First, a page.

Schallert noted that reporting an incident such as rape can be very emotionally taxing and advised using much discretion and significant thought in determining how to do so.

“Things don’t always work out the way they hope it would,” said Schallert

Harnish said the campus offers resources and encourages victims of sexual abuse to notify local authorities or someone they feel comfortable in confiding in.

“We’re committed to protecting our students,” the spokesman said. “We have the plan and procedures in place to see that students receive the resources they need in the event of something like this.”

“It helps to let them see what their choices are, what their options are,” said Schallert, mentioning that low conviction rates for assailants can also lead to trauma. “For instance if the alleged assailant is not convicted and the alleged assailant is still around … then that can really emotionally affect somebody.

“Most of the people I work with do report at some point, but most don’t report it right away,” he said. “And the odds of conviction go up if you report right away.”

Below are a list of facts and resources for reporting and preventing sexual assault:

Date rape facts, guidelines, local resources, courtesy of Strength United’s Project DATE:

  • Eighty-five percent of rapes that occur on college campuses are committed by someone with whom the victim is acquainted.
  • Fifty percent of rapes of college women are committed on dates.
  • Twenty-five percent of all college women report experiencing acquaintance rape or attempted rape.
  • Ninety-five percent of all rapes occur when the rapist, victim or both are under the influence of alcohol.
  • Rape is an act of violence.
  • Of those cases that are reported, women ranging in age from 18 to 24 are at greatest risk of being raped.

Guidelines for women

  • Avoid the use of alcohol and other drugs. Be aware that some men may use alcohol as a means of coercing you to do things you may not want to do, and alcohol may enhance aggressive tendencies in males.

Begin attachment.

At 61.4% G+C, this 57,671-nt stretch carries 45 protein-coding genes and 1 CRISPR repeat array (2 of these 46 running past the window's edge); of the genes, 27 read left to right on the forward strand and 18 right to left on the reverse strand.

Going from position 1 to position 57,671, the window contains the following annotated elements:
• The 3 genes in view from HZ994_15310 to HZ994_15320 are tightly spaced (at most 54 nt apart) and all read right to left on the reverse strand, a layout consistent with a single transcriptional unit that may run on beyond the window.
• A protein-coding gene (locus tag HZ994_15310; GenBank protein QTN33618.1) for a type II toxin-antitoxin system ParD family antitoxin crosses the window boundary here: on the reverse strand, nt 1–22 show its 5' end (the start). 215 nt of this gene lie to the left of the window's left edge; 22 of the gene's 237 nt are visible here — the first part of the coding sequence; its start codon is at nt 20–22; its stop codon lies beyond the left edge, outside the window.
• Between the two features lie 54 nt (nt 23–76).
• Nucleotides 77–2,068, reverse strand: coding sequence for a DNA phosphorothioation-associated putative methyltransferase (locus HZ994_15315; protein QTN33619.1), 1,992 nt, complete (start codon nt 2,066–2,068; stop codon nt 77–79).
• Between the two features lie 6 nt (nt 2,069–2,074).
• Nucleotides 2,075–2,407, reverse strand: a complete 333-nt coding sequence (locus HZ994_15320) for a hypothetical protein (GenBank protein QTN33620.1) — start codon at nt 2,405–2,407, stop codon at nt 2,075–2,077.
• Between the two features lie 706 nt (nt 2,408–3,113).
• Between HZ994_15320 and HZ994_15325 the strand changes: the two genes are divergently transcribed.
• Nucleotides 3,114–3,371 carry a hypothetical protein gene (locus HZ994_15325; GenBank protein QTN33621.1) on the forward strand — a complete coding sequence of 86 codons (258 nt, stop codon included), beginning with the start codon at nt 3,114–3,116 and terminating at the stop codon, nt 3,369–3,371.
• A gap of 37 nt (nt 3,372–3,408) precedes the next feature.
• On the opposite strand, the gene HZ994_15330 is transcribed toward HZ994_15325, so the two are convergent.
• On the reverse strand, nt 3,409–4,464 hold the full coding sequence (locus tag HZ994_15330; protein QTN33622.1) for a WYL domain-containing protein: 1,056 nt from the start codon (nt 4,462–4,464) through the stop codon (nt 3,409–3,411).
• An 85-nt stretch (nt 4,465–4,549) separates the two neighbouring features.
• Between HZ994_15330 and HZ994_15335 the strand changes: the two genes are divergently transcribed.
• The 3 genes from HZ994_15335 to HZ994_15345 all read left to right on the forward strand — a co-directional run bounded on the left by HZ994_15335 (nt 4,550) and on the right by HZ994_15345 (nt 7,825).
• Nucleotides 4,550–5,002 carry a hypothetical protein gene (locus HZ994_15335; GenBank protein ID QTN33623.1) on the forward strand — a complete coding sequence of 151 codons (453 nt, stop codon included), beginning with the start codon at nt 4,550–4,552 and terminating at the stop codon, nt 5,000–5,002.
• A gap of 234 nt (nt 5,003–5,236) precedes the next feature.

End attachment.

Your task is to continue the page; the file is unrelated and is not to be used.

• Pay attention to what is happening around you. Watch for nonverbal cues.
  • Trust your intuition. If you feel that you are being pressured in any way, you probably are and you should leave the situation.
  • Be assertive. Sometimes men interpret not responding as permission. Be direct and firm with someone who is sexually pressuring you.
  • Communicate your limits clearly and early. If you mean no, say “NO” firmly. If he persists, then leave.
  • Know your sexual desire limits. You have the right to set limits. If you are not sure what you want, it’s ok to stop and think about it.

Guidelines for men

  • Avoid the use of alcohol and other drugs. Even if you are drunk, you are legally accountable for your behavior by the state law.
  • It is your responsibility to know all of the forms of sexual misconduct. Touching can be a form of sexual assault.
  • Be aware of social pressures. It’s ok not to “score.”
  • Understand that the other person may not share your desire for intimate contact or for sex.
  • Don’t assume that previous sexual contact applies to the current situation.
  • If you’re unsure about your partner’s desires, then ask.
  • Don’t assume that just because a woman dresses in a sexy manner she wants to have intimate contact.
  • Remember that no means no.